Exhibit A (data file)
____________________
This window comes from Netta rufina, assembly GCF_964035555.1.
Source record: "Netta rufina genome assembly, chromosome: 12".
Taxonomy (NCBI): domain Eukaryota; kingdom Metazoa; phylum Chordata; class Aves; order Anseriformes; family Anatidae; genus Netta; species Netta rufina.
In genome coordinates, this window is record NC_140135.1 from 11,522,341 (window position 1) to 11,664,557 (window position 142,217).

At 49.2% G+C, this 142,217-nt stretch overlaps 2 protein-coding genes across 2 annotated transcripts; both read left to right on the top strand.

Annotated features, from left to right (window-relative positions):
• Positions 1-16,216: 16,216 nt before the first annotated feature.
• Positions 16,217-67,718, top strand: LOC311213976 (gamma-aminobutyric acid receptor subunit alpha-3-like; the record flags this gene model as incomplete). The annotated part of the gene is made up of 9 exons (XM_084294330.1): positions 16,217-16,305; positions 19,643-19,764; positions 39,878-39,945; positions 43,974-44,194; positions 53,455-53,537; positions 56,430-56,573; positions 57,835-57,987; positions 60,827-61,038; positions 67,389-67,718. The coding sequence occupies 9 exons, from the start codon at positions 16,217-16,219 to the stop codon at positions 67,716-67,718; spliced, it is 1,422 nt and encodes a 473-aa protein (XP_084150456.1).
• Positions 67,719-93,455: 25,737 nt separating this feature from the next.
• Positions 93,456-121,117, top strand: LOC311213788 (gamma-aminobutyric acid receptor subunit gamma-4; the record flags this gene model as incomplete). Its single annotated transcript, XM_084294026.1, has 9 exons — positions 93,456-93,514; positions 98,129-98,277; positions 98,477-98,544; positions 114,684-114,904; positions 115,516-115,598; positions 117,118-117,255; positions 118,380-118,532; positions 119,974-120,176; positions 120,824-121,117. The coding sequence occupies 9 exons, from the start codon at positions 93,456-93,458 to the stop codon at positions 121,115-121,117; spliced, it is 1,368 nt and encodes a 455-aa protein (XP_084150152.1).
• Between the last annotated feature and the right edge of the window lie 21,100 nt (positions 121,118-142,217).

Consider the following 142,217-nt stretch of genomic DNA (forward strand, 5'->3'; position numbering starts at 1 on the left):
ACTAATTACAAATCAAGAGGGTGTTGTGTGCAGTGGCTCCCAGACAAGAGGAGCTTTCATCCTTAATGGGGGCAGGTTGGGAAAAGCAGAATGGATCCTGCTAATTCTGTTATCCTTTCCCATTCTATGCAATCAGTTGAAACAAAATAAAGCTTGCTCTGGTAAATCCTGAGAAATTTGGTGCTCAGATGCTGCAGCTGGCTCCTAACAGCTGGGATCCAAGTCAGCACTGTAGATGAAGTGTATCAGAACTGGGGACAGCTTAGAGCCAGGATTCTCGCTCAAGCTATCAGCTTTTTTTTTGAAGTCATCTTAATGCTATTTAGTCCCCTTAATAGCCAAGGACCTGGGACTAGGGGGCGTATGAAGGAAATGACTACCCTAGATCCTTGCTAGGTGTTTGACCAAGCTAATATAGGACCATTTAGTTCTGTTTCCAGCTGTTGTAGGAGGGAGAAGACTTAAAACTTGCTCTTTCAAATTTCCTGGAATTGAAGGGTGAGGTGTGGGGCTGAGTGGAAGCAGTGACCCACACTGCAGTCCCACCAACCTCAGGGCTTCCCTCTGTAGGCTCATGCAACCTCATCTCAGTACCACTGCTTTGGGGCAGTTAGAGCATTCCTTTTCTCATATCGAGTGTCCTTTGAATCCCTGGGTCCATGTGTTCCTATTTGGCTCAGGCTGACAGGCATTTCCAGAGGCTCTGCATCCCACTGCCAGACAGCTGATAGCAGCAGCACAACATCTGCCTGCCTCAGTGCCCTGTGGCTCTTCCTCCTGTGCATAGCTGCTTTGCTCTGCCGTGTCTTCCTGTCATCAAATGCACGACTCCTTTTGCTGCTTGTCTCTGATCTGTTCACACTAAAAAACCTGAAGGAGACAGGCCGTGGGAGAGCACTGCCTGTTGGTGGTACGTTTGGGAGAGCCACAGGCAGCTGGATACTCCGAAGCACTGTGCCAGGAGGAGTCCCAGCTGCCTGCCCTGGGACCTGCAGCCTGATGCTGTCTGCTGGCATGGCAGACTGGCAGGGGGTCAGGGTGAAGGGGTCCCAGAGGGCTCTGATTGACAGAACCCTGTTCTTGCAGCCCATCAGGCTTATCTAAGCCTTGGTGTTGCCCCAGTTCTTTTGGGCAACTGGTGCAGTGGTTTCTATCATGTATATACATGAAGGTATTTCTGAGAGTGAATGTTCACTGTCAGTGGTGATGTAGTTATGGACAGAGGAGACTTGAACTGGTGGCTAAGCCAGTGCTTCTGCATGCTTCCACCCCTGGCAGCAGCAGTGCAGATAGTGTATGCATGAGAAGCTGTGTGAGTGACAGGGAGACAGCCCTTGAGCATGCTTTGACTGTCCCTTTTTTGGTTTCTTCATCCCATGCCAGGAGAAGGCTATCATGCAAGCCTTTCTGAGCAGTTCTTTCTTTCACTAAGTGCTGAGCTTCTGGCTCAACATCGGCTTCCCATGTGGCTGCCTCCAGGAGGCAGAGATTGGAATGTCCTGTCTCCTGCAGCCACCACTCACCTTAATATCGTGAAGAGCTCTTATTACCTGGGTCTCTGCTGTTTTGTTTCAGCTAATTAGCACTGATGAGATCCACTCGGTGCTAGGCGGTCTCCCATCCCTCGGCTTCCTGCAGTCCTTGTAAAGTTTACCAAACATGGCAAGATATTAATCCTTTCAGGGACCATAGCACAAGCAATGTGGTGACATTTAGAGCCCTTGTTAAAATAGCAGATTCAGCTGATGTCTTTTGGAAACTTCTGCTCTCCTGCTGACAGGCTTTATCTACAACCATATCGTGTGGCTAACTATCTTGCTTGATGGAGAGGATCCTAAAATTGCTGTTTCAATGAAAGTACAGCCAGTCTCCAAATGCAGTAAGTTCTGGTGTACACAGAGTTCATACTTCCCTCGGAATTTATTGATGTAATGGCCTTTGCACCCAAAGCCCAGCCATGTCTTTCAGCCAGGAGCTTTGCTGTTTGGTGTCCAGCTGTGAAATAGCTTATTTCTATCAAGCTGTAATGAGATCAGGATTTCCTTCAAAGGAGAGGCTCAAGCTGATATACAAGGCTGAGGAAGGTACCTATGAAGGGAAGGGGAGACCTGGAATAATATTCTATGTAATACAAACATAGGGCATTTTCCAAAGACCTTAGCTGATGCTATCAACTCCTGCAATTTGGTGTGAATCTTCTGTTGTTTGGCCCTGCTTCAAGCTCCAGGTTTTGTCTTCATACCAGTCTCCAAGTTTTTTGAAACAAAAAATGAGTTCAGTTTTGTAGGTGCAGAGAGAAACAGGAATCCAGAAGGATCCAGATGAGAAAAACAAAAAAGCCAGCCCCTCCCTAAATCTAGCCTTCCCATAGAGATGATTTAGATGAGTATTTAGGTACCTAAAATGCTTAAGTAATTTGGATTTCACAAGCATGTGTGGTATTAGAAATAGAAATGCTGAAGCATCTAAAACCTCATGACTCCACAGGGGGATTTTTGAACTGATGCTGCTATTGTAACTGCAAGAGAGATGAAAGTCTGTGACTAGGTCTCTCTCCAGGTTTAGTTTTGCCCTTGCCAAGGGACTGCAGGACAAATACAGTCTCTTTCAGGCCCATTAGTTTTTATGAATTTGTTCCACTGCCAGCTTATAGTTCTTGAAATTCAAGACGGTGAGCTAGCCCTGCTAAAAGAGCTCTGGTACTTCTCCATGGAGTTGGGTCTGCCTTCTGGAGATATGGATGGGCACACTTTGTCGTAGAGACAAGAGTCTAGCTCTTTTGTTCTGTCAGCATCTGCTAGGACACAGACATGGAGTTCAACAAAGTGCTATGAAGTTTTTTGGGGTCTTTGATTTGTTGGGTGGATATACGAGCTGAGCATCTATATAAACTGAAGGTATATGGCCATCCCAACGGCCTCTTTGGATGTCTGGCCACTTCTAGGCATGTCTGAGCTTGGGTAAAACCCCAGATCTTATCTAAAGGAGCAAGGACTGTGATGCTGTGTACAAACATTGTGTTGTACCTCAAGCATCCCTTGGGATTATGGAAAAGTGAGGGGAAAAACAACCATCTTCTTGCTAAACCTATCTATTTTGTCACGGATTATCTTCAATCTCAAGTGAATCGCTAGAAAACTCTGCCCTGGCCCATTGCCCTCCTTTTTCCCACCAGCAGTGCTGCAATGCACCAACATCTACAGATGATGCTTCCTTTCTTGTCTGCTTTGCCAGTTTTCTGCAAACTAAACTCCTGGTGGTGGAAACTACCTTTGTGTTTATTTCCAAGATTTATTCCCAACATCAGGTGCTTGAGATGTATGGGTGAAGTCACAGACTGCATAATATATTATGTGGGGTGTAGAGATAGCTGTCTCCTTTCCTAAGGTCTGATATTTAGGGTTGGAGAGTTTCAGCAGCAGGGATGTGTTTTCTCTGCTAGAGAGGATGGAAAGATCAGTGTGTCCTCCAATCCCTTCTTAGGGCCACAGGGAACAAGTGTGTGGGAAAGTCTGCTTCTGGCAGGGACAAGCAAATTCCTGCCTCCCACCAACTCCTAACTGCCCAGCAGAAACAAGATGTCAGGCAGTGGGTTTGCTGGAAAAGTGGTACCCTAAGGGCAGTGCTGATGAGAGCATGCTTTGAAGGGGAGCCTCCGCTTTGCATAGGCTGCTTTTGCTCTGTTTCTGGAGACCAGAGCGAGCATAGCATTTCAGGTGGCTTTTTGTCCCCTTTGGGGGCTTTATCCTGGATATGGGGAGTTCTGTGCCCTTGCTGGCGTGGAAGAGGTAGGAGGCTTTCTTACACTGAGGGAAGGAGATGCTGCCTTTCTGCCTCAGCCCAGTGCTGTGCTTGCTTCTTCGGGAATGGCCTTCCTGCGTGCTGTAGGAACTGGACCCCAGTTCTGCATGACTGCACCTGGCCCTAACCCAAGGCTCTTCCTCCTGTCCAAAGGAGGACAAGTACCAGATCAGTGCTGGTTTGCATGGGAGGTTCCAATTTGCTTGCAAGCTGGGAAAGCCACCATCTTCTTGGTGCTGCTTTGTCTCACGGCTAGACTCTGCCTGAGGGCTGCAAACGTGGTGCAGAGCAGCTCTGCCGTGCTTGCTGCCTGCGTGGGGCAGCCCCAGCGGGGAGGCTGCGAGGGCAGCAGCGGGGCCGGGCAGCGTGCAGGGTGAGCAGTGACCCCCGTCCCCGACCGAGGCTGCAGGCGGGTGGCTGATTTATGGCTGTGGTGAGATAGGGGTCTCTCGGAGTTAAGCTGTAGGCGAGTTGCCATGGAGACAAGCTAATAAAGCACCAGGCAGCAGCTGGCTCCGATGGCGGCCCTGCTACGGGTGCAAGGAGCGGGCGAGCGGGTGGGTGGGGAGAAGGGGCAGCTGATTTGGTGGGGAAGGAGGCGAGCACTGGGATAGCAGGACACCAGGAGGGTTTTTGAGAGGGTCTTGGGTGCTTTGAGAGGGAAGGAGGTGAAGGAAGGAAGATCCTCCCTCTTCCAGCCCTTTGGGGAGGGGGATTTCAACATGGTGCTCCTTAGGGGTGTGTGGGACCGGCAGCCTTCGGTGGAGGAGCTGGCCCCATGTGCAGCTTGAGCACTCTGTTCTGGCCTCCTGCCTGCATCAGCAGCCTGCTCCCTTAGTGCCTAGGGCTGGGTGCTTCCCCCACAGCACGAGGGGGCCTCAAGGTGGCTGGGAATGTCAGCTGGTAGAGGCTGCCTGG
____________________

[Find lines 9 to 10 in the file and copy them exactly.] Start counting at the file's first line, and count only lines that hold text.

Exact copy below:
• Positions 67,719-93,455: 25,737 nt separating this feature from the next.
• Positions 93,456-121,117, top strand: LOC311213788 (gamma-aminobutyric acid receptor subunit gamma-4; the record flags this gene model as incomplete). Its single annotated transcript, XM_084294026.1, has 9 exons — positions 93,456-93,514; positions 98,129-98,277; positions 98,477-98,544; positions 114,684-114,904; positions 115,516-115,598; positions 117,118-117,255; positions 118,380-118,532; positions 119,974-120,176; positions 120,824-121,117. The coding sequence occupies 9 exons, from the start codon at positions 93,456-93,458 to the stop codon at positions 121,115-121,117; spliced, it is 1,368 nt and encodes a 455-aa protein (XP_084150152.1).